Seasonal climatology of surface energy fluxes on the Great Lakes
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Seasonal climatology of surface energy fluxes on the Great Lakes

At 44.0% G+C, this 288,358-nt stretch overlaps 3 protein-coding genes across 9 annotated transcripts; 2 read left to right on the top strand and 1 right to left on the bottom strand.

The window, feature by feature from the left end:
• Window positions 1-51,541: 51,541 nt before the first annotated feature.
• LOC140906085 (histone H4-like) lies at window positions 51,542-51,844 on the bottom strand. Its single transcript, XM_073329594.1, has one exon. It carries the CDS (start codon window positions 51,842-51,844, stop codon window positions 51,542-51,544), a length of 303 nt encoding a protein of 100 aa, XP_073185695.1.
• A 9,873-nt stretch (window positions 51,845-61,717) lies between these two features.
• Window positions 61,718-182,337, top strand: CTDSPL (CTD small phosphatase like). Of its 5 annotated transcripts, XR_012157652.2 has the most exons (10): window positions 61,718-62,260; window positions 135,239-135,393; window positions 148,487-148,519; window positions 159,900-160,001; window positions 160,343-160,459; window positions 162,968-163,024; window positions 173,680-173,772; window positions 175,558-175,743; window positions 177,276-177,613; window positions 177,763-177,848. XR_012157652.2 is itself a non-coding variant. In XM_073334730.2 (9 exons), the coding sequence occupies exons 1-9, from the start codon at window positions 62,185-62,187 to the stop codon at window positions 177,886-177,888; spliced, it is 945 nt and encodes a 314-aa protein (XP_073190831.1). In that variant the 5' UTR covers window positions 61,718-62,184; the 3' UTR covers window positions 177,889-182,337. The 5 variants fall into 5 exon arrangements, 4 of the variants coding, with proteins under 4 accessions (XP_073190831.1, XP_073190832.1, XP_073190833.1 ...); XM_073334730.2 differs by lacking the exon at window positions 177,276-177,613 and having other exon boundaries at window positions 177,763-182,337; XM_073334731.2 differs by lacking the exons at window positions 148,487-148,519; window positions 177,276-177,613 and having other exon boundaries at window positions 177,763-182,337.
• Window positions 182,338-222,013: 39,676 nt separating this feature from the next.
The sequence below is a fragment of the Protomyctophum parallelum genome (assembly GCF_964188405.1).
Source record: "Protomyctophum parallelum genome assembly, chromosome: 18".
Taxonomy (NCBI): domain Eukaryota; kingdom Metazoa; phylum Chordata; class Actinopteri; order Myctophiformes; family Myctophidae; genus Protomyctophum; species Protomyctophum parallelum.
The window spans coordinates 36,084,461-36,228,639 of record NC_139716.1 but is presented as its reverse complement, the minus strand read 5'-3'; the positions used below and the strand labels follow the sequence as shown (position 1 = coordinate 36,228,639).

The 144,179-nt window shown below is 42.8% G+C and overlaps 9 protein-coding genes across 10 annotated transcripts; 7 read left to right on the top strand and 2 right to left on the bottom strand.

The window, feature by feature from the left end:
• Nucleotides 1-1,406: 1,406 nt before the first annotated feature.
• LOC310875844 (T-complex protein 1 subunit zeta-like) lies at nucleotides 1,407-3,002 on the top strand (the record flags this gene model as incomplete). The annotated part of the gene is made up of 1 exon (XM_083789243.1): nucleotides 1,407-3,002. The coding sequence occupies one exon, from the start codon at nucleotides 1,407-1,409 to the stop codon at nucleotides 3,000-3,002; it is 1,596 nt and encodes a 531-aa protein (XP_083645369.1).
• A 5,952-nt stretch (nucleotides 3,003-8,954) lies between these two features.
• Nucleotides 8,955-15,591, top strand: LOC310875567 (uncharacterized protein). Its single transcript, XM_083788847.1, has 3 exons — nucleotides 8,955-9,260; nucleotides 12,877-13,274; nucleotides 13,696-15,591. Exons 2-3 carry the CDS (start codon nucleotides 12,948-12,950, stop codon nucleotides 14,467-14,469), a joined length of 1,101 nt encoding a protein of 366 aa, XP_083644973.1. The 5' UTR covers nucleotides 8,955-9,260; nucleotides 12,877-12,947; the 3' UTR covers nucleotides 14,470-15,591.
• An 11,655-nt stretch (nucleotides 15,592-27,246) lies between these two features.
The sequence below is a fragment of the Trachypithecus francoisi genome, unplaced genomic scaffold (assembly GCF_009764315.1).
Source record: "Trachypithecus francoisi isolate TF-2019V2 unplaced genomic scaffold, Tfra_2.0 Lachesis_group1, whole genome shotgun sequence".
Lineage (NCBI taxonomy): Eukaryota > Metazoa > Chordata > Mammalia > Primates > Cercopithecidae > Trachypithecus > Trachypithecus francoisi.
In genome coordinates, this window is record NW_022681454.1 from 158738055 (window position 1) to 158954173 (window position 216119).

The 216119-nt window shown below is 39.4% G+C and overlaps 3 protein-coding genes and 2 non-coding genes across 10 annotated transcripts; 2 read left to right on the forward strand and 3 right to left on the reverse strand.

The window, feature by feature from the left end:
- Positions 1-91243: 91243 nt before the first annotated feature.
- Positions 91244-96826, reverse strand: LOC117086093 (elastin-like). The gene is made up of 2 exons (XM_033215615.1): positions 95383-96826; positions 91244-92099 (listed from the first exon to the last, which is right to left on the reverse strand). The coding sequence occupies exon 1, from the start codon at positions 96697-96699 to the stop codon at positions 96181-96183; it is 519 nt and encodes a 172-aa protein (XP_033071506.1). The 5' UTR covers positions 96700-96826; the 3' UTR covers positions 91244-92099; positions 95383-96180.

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    "We estimate the seasonal cycle of latent, sensible, and net heat flux from the surface of the Great Lakes, using lake surface temperatures derived from the NOAA/AVHRR satellite instrument, along with meteorological data from surface station observations. Several well-known features are evident. Among these are very high outgoing fluxes of latent and sensible heat during the late fall and early winter, which drive strong cooling of the lakes, and greater seasonal variation of surface temperature and fluxes in shallower waters. Due to strong static stability of the overlying atmospheric boundary layer during the spring, both the magnitude and the spatial variation of latent and sensible heat flux are small during the spring season, and to a lesser degree the summer. The annual cycles of latent and sensible heat flux over the Great Lakes are opposite in phase to the same fluxes over land, indicating a large exchange of energy via atmospheric advection between the lake and land surfaces. A major weakness of the method used here is that heat fluxes are calculated on the basis of an ice-free surface, making the derived fluxes for January through March suspect"--Abstract.
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